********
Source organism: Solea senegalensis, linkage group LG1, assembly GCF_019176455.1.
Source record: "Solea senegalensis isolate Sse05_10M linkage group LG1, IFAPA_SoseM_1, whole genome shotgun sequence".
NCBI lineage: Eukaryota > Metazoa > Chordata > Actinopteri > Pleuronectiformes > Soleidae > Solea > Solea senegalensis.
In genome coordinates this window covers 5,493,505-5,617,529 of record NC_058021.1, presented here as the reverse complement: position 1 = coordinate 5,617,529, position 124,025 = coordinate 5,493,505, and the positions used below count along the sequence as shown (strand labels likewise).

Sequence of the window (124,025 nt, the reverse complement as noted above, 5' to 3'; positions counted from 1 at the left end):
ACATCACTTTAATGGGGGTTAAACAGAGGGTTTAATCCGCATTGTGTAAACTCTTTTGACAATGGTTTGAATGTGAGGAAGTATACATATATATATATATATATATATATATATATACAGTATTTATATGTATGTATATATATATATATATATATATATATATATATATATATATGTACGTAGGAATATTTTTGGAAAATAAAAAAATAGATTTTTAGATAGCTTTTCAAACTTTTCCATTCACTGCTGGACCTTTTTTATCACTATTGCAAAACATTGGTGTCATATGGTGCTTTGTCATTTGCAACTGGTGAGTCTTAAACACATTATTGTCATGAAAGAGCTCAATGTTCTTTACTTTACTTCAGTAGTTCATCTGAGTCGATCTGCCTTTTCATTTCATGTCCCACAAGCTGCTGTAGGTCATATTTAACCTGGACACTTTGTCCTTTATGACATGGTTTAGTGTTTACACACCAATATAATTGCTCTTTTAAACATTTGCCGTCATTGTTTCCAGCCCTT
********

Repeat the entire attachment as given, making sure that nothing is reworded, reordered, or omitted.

Source organism: Solea senegalensis, linkage group LG1, assembly GCF_019176455.1.
Source record: "Solea senegalensis isolate Sse05_10M linkage group LG1, IFAPA_SoseM_1, whole genome shotgun sequence".
NCBI lineage: Eukaryota > Metazoa > Chordata > Actinopteri > Pleuronectiformes > Soleidae > Solea > Solea senegalensis.
In genome coordinates this window covers 5,493,505-5,617,529 of record NC_058021.1, presented here as the reverse complement: position 1 = coordinate 5,617,529, position 124,025 = coordinate 5,493,505, and the positions used below count along the sequence as shown (strand labels likewise).

Sequence of the window (124,025 nt, the reverse complement as noted above, 5' to 3'; positions counted from 1 at the left end):
ACATCACTTTAATGGGGGTTAAACAGAGGGTTTAATCCGCATTGTGTAAACTCTTTTGACAATGGTTTGAATGTGAGGAAGTATACATATATATATATATATATATATATATATATACAGTATTTATATGTATGTATATATATATATATATATATATATATATATATATATATATGTACGTAGGAATATTTTTGGAAAATAAAAAAATAGATTTTTAGATAGCTTTTCAAACTTTTCCATTCACTGCTGGACCTTTTTTATCACTATTGCAAAACATTGGTGTCATATGGTGCTTTGTCATTTGCAACTGGTGAGTCTTAAACACATTATTGTCATGAAAGAGCTCAATGTTCTTTACTTTACTTCAGTAGTTCATCTGAGTCGATCTGCCTTTTCATTTCATGTCCCACAAGCTGCTGTAGGTCATATTTAACCTGGACACTTTGTCCTTTATGACATGGTTTAGTGTTTACACACCAATATAATTGCTCTTTTAAACATTTGCCGTCATTGTTTCCAGCCCTT